Video 5 What Is A Bucket
Everything you ever wanted to know about a bucket (Amazon S3 Bucket that is) is detailed in this video.
Running time is 5:37
Read Lesson Five Transcript
One of the key elements required to use your Amazon S3 service is the bucket. The S3 bucket is like any other bucket, in that it holds stuff. Now in the case of your S3 buckets it holds the objects of the folders and files that you upload into it. This video is going to show you how to create your buckets and a few things that you should consider along the way, like best practices and certain naming conventions.
To tackle this, let’s go ahead and head on over to our newly created S3 account or AWS account and to do that we need to go to AWS.Amazon.com and over here on the top right corner hover over my account/console and in this dropdown click on my account. If you have not recently logged in, then you’ll be presented with a log in page where you have to put in the email address and the password you need to log in to your AWS account. Then once logged in, come on up here on the top left corner and click on this little cube thingy. That’s going to take you to the console. Once on the console, you want to come on down here on the left and click on the S3 icon to get us to the S3 page and that’s going to bring us back to the page where we left off at in the prior video.
Once you have your first bucket created, you’re not going to see this page anymore. Instead, you’ll see the page that actually has your different buckets and the blue create bucket button will be up here in the top left corner.
A couple of things to know about creating your buckets – first off you have to decide on the region that you want the bucket to be hosted in or housed in. If you recall in a prior video I talked briefly about the different regions, there’s like 8 or 9 of them. Well the reason why you would want a particular bucket in a particular region is because it does transfer your files to your customers a lot quicker if the bucket is located in the same region as your customers. Whatever region of the world the majority of your customers are in, that’s the region that you should have that particular bucket in and the cost does adjust accordingly. To speed the process up and to be a little cheaper, make sure that the bucket is located in the region where a majority of your customers are at. That’s the first thing you want to consider, the region.
As far as the actual naming of the bucket, you have to have between 3 to 63 characters and those characters need to be lowercase letters, at least 1, numbers, a period or a hyphen or a dash, so alphanumeric, periods, dashes, no special characters, no underscores and yeah you can get away with that if you’re using one of the US regions but since those are what’s called non DNS compliant bucket names, it may not work across the board. It’s better just to kind of keep things standardize and just stick with the 3 – 63 characters, lowercase letters (at least one), numbers, periods or dots and hyphens or dashes.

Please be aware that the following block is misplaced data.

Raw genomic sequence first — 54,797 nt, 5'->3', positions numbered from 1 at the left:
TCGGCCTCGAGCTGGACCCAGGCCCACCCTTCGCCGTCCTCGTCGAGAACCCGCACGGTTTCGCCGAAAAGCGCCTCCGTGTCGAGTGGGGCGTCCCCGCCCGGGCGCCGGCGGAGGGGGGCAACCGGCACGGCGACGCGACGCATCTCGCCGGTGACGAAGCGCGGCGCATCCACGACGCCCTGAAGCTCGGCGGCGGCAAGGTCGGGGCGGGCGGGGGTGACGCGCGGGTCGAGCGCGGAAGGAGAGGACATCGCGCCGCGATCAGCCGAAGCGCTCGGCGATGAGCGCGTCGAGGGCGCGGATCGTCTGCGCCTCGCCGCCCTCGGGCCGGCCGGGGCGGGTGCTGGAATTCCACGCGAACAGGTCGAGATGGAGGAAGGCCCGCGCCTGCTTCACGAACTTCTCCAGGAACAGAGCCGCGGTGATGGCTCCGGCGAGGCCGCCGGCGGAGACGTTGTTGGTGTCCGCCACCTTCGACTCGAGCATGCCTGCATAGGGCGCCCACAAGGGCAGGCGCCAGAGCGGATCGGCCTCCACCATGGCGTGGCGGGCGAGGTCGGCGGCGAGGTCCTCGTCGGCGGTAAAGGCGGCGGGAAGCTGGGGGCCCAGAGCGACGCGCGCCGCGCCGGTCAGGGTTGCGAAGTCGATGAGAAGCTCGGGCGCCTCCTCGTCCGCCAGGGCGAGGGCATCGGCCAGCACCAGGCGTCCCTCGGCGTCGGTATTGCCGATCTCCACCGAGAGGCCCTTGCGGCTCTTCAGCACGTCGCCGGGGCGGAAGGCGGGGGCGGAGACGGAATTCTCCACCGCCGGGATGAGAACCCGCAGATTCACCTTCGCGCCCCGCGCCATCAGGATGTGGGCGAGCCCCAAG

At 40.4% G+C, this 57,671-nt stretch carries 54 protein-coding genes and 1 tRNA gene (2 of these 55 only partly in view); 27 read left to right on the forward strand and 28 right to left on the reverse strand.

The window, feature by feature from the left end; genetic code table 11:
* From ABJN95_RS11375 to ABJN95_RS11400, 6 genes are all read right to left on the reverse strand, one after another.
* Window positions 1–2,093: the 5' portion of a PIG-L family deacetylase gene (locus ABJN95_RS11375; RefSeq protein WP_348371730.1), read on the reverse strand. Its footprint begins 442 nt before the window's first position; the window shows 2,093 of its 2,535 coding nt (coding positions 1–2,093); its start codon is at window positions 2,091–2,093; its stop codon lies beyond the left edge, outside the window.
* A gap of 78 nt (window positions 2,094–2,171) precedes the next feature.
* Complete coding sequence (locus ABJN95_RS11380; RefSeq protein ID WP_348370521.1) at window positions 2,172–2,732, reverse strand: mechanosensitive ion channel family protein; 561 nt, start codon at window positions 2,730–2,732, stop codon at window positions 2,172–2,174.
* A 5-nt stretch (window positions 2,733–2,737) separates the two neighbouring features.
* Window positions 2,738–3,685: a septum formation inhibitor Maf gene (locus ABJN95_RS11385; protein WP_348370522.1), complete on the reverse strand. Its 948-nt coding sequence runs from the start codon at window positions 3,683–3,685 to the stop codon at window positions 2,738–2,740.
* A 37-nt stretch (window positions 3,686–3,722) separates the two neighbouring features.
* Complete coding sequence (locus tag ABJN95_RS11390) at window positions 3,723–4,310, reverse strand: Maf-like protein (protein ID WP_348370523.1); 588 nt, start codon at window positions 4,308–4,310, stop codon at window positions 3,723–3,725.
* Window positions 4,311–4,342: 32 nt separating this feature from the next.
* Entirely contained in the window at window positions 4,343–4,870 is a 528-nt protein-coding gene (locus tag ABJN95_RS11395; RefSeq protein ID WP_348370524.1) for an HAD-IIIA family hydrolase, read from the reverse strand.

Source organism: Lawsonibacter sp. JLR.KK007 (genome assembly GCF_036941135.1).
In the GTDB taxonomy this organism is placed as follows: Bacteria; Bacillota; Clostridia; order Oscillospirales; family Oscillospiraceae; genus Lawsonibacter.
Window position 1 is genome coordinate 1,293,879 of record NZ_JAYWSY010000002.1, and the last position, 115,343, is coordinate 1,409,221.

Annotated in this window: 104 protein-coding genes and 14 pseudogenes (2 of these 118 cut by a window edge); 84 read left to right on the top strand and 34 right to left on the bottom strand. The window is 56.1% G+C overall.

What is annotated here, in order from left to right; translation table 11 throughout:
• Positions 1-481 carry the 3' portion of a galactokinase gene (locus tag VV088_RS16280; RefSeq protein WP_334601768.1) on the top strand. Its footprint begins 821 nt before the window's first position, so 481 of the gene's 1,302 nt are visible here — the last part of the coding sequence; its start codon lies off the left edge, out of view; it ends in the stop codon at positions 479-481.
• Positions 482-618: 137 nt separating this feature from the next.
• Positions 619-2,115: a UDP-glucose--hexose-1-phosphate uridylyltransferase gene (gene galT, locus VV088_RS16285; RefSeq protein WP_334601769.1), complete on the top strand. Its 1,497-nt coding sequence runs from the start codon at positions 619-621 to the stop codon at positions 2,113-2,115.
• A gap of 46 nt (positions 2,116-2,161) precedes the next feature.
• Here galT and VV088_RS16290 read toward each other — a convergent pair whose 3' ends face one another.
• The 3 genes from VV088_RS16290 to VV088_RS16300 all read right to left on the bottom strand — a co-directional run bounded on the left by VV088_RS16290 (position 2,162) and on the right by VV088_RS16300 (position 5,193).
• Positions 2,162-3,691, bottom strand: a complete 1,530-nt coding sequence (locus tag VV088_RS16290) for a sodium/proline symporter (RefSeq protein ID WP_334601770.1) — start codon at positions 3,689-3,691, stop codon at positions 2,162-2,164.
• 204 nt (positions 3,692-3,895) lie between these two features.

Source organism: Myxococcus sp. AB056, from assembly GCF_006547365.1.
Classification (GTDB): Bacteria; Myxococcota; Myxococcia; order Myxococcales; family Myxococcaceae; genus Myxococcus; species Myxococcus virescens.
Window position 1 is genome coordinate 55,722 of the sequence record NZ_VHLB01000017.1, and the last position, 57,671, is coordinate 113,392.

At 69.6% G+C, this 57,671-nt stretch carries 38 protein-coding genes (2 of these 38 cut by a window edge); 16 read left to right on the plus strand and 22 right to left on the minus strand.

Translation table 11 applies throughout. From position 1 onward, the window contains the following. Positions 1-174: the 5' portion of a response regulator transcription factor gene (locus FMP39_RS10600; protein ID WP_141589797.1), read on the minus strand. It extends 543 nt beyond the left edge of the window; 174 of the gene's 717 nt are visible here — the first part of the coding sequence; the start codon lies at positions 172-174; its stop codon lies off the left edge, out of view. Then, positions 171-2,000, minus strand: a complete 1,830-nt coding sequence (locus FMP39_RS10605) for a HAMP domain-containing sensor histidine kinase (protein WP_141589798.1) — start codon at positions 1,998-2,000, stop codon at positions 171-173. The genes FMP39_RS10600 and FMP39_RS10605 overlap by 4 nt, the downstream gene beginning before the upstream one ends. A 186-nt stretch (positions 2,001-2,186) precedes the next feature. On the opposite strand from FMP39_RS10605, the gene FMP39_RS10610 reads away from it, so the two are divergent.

You may also consider creating bucket names that match any domain names that you have. For example if you have a domain name mysite.com, you might want to name one of your buckets www.mysite.com and if you are considering that, then you might want to go ahead and do that as soon as possible because like domain names, there are no 2 bucket names alike throughout the entire AWS system. Once somebody has a bucket name, nobody else can have that.
You might want to consider that whenever deciding what your first bucket name is going to be, hey maybe it might be yourname.com or your name as a bucket name. Chances are bucket names like John Smith have already been taken, so you might not even want to bother with that.
Another thing you might want to consider is that you’re already allowed 100 buckets per S3 account. Just starting off, that might not mean a whole heck of a lot to you but after a year or so it might. You can have multiple S3 accounts so that limit’s really not that big of a deal but just know that you are limited to 100 buckets per S3 account.
Let’s go ahead and create a bucket. Come on over here and click on the blue create bucket button. Let’s go ahead and choose a region first. I’m going to go ahead and stick with US standard. At this point go and click on create and here’s my bucket. By the way, while you are naming your bucket, if it’s a bucket that will not work for whatever reason, maybe because you’ve put in a .. or no letters or whatever, you’re going to get an error telling you what the problem is.
As far as adding objects to this bucket, click on the bucket, click on create folder if you like or if you want to go ahead and just upload an object directly into this bucket, click on actions and click on upload. You can also create a folder from the dropdown here as well. You’ve got these tabs over here where you can check out the properties. Of course there’s nothing in there right now but for the bucket itself you can adjust the permissions. You can actually create a static website. Here’s the logging. This gives you a little bit of a rundown on the bucket itself and feel free to poke around on the rest of the console area here just to get more familiarized with some of the information available to you.
On the next several videos, I’m going to demonstrate various third-party tools that allow you to upload, download, delete and manage your files and folders between your computer and your S3 buckets. That’s going to bring us to the of this video on Amazon S3 buckets. Thanks for watching and you have a great day.